The Automatic Homeowner Millionaire
From the back of the book:
Imagine this. You buy a home, live in it, then buy another. You build your wealth through real estate - and then retire rich. It may sound too good to be true. But it's not. It has happened, it's happening now, and it will continue to happen for millions of people over the next few decades. The question is, will it happen for you?
If you want the answer to be "yes", then stop what you are doing and open this book. Read a few pages. Bach's simple strategies make you rich where you sleep. All you have to do is follow his easy program to go from tenant to owner, and from owner to Automatic Millionaire Homeowner. The rest is automatic!
I will admit to being somewhat biased towards David Bach's books, having read two of his others and found them helpful: The Automatic Millionaire and Go Green Live Rich.
In some ways this book has been made badly outdated by the financial crisis of the previous and current year. However, it still has some good advice and some very helpful information.
Not owning my own home (yet), I don't know that all of the advice he gives is valid given things such as costs, but it makes sense, and David Bach explains terms and the like in a way that is easy for someone without a financial background to understand. There are some basic grids demonstrating how much a monthly mortgage payment is likely to be given a particular size mortgage, interest rate and length of time, things I didn't see in some of the other books I glanced through. There's also some advice on ways to pay off a mortgage faster (along with warnings of possible penalties).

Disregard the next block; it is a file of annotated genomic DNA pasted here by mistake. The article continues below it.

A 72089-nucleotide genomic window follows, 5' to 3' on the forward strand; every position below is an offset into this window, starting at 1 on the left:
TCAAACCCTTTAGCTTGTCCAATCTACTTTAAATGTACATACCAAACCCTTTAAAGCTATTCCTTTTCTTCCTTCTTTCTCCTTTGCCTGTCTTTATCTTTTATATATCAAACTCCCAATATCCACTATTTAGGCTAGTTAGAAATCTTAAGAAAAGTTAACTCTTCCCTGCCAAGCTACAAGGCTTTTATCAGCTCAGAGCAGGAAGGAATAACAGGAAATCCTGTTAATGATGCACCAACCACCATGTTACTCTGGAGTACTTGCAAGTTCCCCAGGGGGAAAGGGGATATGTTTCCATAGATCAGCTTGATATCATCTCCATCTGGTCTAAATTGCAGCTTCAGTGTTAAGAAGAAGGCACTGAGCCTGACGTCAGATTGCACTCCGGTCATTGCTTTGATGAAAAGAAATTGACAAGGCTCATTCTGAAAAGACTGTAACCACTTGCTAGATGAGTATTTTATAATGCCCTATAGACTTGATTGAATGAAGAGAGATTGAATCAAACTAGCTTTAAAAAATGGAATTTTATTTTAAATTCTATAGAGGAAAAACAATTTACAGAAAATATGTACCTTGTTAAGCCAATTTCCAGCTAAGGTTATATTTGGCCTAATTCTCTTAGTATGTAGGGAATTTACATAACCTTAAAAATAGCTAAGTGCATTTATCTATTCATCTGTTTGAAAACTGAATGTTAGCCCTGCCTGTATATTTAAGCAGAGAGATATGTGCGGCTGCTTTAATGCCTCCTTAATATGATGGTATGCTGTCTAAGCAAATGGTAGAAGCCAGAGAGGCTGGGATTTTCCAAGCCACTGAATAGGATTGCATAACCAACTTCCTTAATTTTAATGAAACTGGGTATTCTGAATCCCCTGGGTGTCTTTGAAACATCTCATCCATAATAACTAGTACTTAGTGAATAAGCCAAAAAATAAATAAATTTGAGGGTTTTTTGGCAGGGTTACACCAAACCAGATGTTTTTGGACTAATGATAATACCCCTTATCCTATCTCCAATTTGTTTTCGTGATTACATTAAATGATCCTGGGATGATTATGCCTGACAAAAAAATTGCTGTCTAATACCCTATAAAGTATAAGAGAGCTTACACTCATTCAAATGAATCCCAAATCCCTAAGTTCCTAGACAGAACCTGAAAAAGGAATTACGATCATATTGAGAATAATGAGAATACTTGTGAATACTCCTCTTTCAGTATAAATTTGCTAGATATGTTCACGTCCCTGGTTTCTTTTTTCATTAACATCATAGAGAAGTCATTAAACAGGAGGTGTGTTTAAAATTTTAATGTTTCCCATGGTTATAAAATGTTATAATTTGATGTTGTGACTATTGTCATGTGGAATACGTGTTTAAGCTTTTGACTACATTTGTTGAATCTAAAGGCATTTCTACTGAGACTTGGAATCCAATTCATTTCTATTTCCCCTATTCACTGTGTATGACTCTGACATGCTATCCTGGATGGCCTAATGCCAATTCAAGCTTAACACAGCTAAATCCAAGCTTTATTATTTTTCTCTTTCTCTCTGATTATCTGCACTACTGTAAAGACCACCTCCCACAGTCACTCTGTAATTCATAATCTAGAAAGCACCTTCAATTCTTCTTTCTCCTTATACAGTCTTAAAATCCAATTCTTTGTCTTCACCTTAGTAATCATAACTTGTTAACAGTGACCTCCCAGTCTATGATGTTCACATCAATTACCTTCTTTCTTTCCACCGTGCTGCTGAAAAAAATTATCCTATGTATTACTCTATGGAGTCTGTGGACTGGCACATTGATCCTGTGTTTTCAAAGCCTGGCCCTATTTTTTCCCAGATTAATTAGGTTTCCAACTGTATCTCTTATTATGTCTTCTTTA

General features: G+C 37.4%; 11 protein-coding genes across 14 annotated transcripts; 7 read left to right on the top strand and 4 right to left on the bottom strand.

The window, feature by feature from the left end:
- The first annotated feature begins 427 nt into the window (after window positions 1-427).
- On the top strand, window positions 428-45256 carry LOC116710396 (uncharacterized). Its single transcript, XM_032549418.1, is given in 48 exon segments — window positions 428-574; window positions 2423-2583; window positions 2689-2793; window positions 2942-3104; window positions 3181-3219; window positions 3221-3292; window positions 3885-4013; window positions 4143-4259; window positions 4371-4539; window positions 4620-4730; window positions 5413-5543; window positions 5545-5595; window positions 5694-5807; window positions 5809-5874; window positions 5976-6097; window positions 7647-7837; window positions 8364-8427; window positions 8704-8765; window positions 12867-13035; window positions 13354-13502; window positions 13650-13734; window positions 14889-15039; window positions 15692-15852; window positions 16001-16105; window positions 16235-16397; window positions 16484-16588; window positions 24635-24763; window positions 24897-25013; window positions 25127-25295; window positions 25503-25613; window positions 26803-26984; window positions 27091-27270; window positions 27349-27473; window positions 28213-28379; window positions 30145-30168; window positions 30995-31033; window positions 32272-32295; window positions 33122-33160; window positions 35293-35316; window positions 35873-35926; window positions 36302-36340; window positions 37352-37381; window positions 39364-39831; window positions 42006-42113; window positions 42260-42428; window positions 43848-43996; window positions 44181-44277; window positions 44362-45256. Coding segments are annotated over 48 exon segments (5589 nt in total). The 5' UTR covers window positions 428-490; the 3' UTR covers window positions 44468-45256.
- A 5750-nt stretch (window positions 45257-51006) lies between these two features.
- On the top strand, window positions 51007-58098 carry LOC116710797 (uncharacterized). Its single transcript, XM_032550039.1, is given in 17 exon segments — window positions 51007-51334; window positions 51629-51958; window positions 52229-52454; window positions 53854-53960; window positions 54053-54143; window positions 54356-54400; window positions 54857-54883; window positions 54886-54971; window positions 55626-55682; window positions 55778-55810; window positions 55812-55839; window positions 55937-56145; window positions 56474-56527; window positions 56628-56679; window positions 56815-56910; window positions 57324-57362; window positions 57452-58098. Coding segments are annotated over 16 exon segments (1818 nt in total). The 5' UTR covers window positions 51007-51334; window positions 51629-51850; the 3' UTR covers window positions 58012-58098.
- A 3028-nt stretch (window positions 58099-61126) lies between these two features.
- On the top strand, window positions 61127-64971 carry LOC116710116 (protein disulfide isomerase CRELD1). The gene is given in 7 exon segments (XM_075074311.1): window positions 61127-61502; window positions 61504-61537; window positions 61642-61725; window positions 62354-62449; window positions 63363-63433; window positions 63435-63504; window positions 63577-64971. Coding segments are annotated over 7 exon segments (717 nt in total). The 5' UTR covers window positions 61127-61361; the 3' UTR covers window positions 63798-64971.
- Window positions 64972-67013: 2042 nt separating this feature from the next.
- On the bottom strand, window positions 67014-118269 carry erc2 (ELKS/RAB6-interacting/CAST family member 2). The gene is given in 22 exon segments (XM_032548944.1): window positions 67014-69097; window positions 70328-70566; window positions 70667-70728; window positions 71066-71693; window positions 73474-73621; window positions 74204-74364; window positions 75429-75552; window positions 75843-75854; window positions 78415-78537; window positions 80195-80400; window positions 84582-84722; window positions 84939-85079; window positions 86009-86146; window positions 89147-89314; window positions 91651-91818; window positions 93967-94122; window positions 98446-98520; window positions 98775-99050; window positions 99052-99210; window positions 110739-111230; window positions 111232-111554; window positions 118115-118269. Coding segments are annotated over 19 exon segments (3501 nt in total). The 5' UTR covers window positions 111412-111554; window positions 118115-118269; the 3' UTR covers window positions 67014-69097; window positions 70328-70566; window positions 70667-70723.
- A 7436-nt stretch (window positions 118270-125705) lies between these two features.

The author explains what many of the terms: sub-prime, amortization rate etc. all mean in ways that I could understand, which is something I really liked, along with explaining the processes a person needs to go through when applying for a mortgage. All of that is helpful, and unlikely to be outdated in the near future.
On the other hand, he's suggesting things like buying with no down-payment or going sub-prime, things that may have been easy to do when the book was published, but not now. That's what I meant when I said the book is now outdated.
Still, it's a fun and educational read for someone who's thinking of buying their own place in the relatively near future. Read it as you're thinking and planning, then find something newer as the time comes closer to make decisions.
I will note that this is the Canadian Edition. I don't know how much of a difference there is between this one and any other edition.